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Trump's dilemma: to please his friends by trashing the Paris climate deal, or not?

By       Message Bill McKibben     Permalink
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From The Guardian

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If the president-elect sabotages last year's agreement, he will own every disaster -- every hurricane a Hurricane Donald, every drought a moment for mockery

Hurricane damage to New Orleans
Hurricane damage to New Orleans
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It seems likely that the Paris climate accords will offer one of the first real tests of just how nuts Donald Trump actually is. For a waiting world it's a public exam, his chance to demonstrate either that he's been blowing smoke or deeply inhaling.

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Think, if you will, of the Paris agreement as a toy painstakingly assembled over 25 years by many of the world's leading lights. It has now been handed, as a gift, to the new child-emperor, and everyone is waiting to see what he'll do.

His buddies -- the far-right, climate-denying, UN-hating renegades who formed his campaign brains trust -- are egging him on to simply break it, to smash it on the floor for a good laugh. In fact, they're doing their best to give him no way out.

"President-elect Trump's oft-repeated promises in the campaign are fairly black-and-white," said Myron Ebell, head of his Environmental Protection Agency transition team, last week. (Ebell believes that the Paris deal is an attempt to "turn the world's economy upside-down and consign poor people to perpetual poverty" -- and that climate science is done by "third-rate, fourth-rate and fifth-rate scientists.")

On the other side are the world's business leaders, 365 of whom just signed a letter asking Trump to keep America engaged in the Paris process to provide "long-term direction." These are not people who have spent their lives in obscure rightwing think tanks. They run stuff -- like DuPont, General Mills, Hewlett-Packard, Hilton, Kellogg, Levi Strauss, Nike and Unilever. And it's hard to run stuff if the rules keep changing.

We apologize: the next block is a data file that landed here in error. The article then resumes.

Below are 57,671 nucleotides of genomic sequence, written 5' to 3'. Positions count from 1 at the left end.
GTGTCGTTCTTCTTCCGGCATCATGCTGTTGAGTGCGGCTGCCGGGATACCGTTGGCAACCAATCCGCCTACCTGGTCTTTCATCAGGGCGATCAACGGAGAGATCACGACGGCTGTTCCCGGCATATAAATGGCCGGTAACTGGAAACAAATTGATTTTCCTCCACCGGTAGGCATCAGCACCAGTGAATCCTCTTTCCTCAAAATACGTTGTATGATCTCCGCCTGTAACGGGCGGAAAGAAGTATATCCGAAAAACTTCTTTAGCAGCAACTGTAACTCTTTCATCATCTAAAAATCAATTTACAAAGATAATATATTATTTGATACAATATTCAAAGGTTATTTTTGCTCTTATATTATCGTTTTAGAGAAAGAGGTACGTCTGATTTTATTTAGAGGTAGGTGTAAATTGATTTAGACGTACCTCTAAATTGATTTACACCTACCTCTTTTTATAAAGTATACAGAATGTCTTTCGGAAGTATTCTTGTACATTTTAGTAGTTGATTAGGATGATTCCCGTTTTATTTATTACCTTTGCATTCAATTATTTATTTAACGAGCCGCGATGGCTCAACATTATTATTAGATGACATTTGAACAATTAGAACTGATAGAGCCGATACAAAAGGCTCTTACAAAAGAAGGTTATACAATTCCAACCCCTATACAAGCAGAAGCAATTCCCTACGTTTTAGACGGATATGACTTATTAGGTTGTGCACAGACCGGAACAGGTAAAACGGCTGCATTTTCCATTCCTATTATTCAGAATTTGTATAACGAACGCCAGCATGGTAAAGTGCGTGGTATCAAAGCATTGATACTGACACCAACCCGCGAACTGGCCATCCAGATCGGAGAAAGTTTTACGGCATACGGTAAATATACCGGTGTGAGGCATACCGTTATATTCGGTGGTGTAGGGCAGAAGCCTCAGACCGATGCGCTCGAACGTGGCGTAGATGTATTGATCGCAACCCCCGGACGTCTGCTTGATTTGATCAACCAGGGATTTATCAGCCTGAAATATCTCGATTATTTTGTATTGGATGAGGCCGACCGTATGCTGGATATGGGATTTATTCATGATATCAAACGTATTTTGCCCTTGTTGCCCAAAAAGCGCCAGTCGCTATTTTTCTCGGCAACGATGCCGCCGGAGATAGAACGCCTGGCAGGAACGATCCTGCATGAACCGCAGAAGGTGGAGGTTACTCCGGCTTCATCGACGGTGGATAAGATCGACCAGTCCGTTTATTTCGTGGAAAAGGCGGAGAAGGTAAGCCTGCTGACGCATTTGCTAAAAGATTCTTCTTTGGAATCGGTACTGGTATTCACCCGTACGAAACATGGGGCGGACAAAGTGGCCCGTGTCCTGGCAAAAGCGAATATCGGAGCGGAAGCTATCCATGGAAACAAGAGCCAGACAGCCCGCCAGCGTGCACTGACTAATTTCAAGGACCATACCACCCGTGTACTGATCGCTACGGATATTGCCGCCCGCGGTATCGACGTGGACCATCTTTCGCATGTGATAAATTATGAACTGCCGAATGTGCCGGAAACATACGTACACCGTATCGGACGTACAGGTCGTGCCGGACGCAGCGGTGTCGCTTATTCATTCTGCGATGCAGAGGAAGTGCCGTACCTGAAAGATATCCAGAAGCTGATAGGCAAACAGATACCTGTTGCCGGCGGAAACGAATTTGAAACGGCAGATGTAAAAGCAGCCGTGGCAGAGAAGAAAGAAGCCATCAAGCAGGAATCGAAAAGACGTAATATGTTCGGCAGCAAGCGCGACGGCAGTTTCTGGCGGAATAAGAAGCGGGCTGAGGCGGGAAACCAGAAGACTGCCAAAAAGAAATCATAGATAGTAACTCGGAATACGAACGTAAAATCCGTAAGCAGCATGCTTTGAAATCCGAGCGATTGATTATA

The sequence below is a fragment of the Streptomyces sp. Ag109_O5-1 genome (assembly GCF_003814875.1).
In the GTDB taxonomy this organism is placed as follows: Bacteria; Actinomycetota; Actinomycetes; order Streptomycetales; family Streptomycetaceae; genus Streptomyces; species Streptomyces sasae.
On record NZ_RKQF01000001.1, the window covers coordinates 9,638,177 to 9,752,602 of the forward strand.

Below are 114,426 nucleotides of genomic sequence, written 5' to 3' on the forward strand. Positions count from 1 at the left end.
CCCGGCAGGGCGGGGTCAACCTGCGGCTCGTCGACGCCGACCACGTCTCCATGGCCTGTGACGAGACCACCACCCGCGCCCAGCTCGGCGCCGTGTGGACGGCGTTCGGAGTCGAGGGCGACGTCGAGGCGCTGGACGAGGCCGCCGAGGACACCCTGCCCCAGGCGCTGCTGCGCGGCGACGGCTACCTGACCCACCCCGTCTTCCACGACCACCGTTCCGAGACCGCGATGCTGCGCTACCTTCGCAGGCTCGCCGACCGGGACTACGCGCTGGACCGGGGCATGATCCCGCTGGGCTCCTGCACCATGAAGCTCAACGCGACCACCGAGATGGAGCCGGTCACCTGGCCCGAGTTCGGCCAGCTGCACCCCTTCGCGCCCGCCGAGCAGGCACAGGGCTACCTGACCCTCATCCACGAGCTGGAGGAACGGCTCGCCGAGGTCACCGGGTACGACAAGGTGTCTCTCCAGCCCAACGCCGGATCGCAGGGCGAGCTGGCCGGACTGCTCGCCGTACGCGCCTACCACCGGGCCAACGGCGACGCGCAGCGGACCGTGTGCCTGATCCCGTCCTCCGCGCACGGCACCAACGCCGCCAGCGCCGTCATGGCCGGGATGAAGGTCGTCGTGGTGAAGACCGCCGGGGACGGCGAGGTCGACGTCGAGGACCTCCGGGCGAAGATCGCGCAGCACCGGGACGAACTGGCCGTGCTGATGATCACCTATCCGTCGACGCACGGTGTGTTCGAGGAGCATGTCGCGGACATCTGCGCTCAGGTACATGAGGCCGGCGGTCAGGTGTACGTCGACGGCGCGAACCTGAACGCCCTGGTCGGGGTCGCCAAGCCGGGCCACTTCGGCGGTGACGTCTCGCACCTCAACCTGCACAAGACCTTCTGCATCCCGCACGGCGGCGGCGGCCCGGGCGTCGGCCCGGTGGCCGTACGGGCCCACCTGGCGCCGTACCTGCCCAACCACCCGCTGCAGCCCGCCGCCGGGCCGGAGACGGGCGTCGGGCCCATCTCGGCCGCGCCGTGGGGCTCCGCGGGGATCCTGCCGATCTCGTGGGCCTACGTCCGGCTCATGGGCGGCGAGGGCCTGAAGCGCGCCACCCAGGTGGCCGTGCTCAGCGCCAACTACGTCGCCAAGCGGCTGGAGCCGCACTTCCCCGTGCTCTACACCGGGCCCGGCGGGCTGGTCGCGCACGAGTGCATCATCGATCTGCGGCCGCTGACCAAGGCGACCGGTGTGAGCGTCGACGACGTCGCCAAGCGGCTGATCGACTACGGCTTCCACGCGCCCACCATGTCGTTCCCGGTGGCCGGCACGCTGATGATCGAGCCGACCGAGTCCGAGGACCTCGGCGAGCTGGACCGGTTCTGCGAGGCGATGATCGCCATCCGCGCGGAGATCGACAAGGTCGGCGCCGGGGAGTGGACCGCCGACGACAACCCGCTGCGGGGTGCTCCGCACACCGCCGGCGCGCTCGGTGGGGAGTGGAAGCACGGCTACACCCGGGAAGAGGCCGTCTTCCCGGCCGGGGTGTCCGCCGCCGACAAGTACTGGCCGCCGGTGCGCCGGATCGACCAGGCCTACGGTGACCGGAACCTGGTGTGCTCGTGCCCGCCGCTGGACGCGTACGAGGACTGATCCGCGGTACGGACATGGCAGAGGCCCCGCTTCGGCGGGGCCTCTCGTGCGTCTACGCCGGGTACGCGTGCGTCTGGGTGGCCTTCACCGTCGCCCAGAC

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There's also a gang of Americans who care what the rest of the world thinks. A group of former military leaders this week sent Trump's transition team a briefing book arguing that climate change presents a "significant and direct risk to US military readiness, operations and strategy." Ben Cardin, a Delaware senator and the top Democrat on the Senate foreign affairs committee, said withdrawing from the Paris deal would damage "our credibility on other issues."

And then there's the rest of the world. Other nations can't be "weak" or "naive", said France's former (and perhaps future) president Nicolas Sarkozy. If Trump pulls the US out of Paris, Sarkozy proposes a carbon tariff on US goods. That won't happen, but diplomats at the current climate talks in Marrakech have made it clear that leadership on the 21st century's most important issue would pass from Washington to Beijing.

So Trump faces a dilemma. Does he please his most extreme friends? If so, he will own every climate disaster in the next four years: every hurricane that smashes into the Gulf of Mexico will be Hurricane Donald, every drought that bakes the heartland will be a moment to mock his foolishness. That's how that works.

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Bill McKibben is the author of a dozen books, including The End of Nature and Deep Economy: The Wealth of Communities and the Durable Future. A former staff writer for The New Yorker, he writes regularly for Harper's, The Atlantic Monthly, and The (more...)
 

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